The last couple of days I have been to several corn fields and have seen lots of corn “flopped” on the ground. The plants looked healthy. Once we dug the plants out it was obivious that the crown roots had not developed enough to hold the plant up. Also some of the plants had a pinched mesocotyl root leading me to believe that some pathogen such as Pythium had infected the root.
Some growers had mentioned rootless or floppy corn syndrome. I have discussed this with several experienced corn growers and sellers and found that it is very rare and most have never seen much of it before, but after more discussion and searching we feel that it is likely a combination of both.
So what causes this? Well… both are actually very understandable considering the sring we have had. Cool wet soils at planting and then for many days after were the perfect conditions for root rot and damping off. Also after the May long weekend big rain, we have had very little rain and the top part of the soil has dried out making it tough for the crown roots to develop. Planting into wet conditions ( which we didn’t have much of a choice this spring) can sometimes cause compaction which can lead to the seed trench or furrow opening up once the soil dries making it difficult for crown roots to establish.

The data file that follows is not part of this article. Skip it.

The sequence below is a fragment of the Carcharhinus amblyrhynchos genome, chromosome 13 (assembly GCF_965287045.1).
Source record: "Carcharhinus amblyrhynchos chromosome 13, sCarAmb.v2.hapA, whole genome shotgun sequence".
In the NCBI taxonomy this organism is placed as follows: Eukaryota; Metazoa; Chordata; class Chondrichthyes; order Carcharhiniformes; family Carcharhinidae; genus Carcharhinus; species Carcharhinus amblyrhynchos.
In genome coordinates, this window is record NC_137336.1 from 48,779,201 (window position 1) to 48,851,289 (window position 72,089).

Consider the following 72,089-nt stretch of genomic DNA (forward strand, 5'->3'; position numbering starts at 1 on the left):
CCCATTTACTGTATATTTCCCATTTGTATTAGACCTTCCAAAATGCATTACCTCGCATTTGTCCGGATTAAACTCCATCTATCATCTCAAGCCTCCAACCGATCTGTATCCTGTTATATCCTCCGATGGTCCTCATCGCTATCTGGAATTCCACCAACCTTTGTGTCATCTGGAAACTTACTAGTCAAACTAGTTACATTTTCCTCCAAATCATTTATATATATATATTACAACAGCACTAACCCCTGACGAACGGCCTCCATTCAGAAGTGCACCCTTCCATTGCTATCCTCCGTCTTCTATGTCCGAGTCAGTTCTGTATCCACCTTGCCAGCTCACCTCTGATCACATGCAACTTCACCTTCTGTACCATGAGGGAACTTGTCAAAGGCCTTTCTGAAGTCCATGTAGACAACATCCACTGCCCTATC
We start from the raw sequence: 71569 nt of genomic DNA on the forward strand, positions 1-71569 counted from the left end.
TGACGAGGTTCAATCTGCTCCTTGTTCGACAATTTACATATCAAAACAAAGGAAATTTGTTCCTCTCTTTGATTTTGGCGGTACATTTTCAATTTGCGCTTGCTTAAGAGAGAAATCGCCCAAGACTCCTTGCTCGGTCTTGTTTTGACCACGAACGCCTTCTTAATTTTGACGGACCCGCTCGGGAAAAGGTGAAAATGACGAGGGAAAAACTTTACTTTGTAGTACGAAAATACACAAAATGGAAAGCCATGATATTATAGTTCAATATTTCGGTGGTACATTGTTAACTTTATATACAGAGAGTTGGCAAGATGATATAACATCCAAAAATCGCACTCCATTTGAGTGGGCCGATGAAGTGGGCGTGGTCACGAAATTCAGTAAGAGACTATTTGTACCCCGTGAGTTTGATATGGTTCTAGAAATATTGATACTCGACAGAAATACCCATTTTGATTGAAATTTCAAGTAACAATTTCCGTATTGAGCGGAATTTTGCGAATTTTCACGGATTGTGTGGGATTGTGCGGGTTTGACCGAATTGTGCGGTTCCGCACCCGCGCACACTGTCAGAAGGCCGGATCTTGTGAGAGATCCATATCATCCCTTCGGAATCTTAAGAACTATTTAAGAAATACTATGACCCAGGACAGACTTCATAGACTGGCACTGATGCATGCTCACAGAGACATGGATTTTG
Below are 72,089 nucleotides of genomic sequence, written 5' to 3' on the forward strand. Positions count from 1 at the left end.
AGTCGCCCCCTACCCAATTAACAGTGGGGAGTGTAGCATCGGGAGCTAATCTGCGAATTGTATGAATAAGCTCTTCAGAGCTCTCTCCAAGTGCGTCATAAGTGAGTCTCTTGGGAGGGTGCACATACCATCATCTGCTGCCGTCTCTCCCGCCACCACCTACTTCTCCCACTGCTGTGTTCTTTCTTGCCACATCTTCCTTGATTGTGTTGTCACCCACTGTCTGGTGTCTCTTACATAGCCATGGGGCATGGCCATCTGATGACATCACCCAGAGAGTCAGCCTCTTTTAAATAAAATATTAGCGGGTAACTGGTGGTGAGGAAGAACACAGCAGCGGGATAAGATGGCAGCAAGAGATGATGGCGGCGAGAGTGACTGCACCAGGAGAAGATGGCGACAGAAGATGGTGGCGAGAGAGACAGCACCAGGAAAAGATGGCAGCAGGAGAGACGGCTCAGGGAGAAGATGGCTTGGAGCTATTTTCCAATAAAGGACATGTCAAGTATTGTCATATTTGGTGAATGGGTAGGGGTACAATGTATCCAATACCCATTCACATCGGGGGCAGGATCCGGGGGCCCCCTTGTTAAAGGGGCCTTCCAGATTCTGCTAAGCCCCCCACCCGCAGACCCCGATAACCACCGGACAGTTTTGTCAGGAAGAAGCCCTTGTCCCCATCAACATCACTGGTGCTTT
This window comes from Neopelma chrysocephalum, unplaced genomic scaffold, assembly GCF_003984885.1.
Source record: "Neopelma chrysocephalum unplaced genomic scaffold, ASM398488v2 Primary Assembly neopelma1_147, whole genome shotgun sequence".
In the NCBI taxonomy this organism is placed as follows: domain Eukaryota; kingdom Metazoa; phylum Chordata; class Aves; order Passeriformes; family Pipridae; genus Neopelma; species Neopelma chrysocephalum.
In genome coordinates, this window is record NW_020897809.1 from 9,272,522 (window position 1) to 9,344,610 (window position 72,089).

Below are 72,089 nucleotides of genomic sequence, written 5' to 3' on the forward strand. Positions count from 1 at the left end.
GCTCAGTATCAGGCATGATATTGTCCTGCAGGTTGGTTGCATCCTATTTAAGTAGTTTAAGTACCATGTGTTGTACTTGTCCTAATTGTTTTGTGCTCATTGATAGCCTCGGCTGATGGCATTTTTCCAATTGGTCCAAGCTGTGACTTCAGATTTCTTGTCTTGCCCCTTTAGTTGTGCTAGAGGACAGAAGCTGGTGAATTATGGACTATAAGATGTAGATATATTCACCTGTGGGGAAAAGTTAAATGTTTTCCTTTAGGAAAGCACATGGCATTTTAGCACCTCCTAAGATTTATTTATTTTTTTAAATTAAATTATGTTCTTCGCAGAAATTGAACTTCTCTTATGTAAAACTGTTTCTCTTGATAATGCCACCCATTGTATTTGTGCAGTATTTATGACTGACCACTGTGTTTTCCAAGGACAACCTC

What now? I have sent corn plants to the U of M for to confirm or rule out root disease so we will have to wait for the results. I will let you know soon. Also we need some rain so the next set of nodal roots can develop and get those plants going again. In either case there is not much as growers we can do. Patience is the word of the day, we wait to see how badly our plant stands will be affected.
This is my first attempt at this blogging thing and if all goes well I will continue udating this way. Hopefully the link below works